I’m sure there are many people out there who don’t understand electronic music and all of the fuss that is made over it. Why is it such a big deal? How do you even get into it? What’s to like about it? Isn’t it just a bunch of noise?
So, honestly, I used to hate electronic music. My freshman year of college, I still didn’t get it. It wasn’t until my sophomore year and my second year of living in San Francisco that I was introduced to it in a more positive way than before. I started going to shows, downloading music, having favorite artists, researching DJs, and buying tickets in advance for shows that were coming to town. I was officially obsessed. But I still remember the time when it just sounded like noise and made my head hurt more than made me want to get up and dance around the move.
He is a fellow San Francisco State University student who has lived for San Francisco for about three years and knows that there is a big electronic music scene here. As hard as he tries, however, he just doesn’t get it. I don’t want to say that Graham is completely hopeless in understanding electronica but he is definitely having a hard time with it — a much harder time that I had when I was trying to tap into the scene.
Take a look at Graham’s story. For those of who that just don’t get electronic music, know that you are not alone. Enjoy.
So lately, all of my friends have been talking about Burning Man and planning for this year’s festivities because a rumor has been floating around that this could be the last year it will ever happen. Whether this rumor is true or not, I’m really not sure.
I’ve never been to Burning Man myself, and I thought I knew the history behind it and kind of what it was all about, but not really. Whenever I heard about it, people only talked about rave-like dancing to electronic music, camping for a week and bringing your own supplies, naked people running around, and making it an excuse for a week-long drug session.
I mean, I love electronic music. Win. I live in San Francisco and if I cared about naked people running around, then I definitely would need to move. Win. I like camping and although I havent been for a week, I could try it. Win. But the thing about everyone surrounding me constantly being on drugs freaks me out, to be honest. Not that I’m totally against them, just don’t want to have to deal with it, really.
Anyways with all these burning questions in my mind if Burning Man is really what everyone says it is, I decided to go to the source and find out for myself.
I sat down with Jerry James and Mike Acker in Jerry’s Mill Valley home to talk about what started Burning Man. For those that don’t know, Jerry James is the original cofounder of Burning Man alongside Larry Harvey, and built and designed the first man in 1986. Mike Acker came along after he was hired by James in 1988 to build the third burning man at Baker beach.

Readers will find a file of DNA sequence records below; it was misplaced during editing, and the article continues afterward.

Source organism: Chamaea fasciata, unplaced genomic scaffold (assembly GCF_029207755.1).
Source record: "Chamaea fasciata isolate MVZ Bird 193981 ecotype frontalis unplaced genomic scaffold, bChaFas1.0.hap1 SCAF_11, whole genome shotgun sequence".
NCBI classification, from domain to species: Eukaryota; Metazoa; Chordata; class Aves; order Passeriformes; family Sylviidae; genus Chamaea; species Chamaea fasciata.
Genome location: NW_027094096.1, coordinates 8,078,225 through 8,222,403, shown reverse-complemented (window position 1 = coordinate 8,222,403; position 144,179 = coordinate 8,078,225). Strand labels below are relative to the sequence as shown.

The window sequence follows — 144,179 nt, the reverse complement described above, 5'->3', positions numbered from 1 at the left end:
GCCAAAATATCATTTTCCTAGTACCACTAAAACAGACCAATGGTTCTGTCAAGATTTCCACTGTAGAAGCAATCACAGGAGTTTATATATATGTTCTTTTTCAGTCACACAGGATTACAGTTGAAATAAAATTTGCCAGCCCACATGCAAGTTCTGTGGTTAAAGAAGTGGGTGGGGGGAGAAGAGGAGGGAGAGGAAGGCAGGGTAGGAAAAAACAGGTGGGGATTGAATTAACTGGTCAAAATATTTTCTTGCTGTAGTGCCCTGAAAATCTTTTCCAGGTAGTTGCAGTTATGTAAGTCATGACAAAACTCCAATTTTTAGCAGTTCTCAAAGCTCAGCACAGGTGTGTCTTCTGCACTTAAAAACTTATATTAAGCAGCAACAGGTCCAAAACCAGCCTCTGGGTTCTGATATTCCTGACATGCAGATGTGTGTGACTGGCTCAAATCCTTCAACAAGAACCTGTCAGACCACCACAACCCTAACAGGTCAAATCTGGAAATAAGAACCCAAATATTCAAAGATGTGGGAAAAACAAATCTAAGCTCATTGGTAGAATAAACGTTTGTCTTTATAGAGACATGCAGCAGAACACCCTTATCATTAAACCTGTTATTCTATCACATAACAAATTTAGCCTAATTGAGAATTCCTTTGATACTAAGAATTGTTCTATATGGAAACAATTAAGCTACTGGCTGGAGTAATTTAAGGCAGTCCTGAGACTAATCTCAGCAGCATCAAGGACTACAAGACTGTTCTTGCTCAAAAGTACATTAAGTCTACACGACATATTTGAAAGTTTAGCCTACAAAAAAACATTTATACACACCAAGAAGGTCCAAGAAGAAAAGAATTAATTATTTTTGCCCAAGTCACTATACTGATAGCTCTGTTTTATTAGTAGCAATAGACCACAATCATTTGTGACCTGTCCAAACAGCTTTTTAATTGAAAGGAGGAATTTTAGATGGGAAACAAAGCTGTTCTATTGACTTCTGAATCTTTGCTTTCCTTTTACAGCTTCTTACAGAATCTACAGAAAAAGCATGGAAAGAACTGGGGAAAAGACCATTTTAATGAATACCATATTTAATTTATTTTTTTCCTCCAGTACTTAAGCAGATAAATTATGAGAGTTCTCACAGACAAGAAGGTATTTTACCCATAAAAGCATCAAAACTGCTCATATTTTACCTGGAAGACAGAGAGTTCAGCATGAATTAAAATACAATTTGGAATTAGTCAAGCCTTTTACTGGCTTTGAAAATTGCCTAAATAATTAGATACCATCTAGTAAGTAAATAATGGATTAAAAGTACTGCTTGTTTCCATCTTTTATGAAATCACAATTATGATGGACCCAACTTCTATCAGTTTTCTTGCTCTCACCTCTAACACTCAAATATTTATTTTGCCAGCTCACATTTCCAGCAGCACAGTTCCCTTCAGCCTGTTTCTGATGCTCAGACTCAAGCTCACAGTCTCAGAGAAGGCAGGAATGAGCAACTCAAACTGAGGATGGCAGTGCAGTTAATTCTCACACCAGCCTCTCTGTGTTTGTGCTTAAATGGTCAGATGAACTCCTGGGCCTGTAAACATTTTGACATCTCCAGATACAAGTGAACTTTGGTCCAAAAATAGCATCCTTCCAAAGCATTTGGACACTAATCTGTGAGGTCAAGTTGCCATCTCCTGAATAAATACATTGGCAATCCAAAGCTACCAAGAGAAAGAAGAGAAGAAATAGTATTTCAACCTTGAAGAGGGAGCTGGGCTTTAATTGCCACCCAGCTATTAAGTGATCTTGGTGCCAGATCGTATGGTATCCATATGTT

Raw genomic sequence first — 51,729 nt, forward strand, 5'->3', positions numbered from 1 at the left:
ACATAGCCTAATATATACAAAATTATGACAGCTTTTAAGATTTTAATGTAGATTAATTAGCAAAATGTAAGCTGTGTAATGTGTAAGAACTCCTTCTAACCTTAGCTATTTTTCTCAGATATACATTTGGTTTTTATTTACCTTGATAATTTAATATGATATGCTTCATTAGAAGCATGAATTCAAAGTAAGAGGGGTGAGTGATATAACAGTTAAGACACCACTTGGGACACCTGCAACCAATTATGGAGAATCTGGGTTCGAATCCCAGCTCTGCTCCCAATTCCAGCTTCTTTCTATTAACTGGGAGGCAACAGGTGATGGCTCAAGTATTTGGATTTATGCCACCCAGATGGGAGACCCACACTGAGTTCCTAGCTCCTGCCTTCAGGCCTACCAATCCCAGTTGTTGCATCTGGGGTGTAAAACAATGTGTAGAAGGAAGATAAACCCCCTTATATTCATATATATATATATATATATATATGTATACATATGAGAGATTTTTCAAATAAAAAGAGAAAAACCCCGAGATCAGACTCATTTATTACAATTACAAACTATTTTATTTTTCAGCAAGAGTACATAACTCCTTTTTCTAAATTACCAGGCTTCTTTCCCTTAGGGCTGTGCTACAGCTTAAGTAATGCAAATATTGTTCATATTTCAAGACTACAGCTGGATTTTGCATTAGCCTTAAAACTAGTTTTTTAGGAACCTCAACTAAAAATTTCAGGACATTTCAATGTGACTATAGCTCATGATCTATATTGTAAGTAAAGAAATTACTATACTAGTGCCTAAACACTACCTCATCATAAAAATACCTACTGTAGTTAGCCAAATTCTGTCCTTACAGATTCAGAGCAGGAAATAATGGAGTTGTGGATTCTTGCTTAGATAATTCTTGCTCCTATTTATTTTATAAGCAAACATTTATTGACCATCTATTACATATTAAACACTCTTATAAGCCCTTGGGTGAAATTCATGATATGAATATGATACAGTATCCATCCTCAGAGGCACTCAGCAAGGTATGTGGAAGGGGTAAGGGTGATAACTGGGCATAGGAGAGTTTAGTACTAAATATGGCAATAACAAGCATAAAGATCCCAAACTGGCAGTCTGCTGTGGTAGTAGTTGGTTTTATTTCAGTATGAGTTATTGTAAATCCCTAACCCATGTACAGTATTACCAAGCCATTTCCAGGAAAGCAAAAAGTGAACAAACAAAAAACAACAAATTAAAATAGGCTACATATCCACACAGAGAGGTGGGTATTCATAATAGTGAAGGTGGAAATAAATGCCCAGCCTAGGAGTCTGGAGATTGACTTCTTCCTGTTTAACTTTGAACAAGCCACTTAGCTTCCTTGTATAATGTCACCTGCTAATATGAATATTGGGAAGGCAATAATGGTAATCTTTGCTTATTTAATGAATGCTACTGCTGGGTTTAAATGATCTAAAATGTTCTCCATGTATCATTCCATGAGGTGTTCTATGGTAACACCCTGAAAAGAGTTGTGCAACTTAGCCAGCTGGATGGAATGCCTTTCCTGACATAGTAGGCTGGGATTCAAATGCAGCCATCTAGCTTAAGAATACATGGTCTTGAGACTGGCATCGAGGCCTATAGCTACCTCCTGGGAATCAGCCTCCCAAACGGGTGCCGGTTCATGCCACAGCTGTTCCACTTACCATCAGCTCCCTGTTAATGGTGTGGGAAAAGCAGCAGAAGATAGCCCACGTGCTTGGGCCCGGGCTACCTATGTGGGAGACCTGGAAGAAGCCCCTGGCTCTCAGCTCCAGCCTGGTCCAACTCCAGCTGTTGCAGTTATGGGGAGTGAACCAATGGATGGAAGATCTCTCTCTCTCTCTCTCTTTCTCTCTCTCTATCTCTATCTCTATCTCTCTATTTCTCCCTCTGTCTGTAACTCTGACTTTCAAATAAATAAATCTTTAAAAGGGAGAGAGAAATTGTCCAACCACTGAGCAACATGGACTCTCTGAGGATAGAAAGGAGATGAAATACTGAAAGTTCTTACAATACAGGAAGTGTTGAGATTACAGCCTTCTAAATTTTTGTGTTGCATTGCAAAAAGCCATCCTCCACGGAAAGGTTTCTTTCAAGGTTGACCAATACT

We talked about them building the first original burning man, what they think of the event now, and how much it has changed over the years.
Listen to the audio story and enjoy!
It’s always good to know what something orignally was intended to be before diving into how it is now.
To see what Jerry and Mike are up to today, take a look at these websites and acknowledge their current work.
It’s that time of year again. Well, I guess if you live in San Francisco that time is about every 2 months or so. But this Sunday, May 1st, is the date for the 12th annual How Weird Street Faire in downtown San Francisco.
Many San Francisco residents are familiar with the crazy, electro-inspired festivals and parades that call San Francisco home every year – events like Gay Pride, LoveFest, Pop, etc. But I feel like How Weird doesn’t get as much publicity as the others. Maybe that’s because it isn’t as crazy as those, and hasn’t been labeled as a danger to society….yet.
How Weird kicks off San Francisco’s street fair season that goes into October, so it has to be good. But How Weird isn’t just a dance party like LoveFest or, for people not apart of the gay community, an excuse to run around naked like Pride. It showcases the city’s art and diverse culture, as well as its fondness for electronic music. Electronica, Dubstep, Electro, House, Techno, Drum & Bass, are among the many different types of music that will be performed live at the event.
The stages are setup by local music organizations, many of which put on events throughout the city, such as Temple, Groove Garden, Symbiosis, and Rebel Bass Collective, just to name a few. It’s electronic music in all its sub-genre glory. Click here to see the full lineup!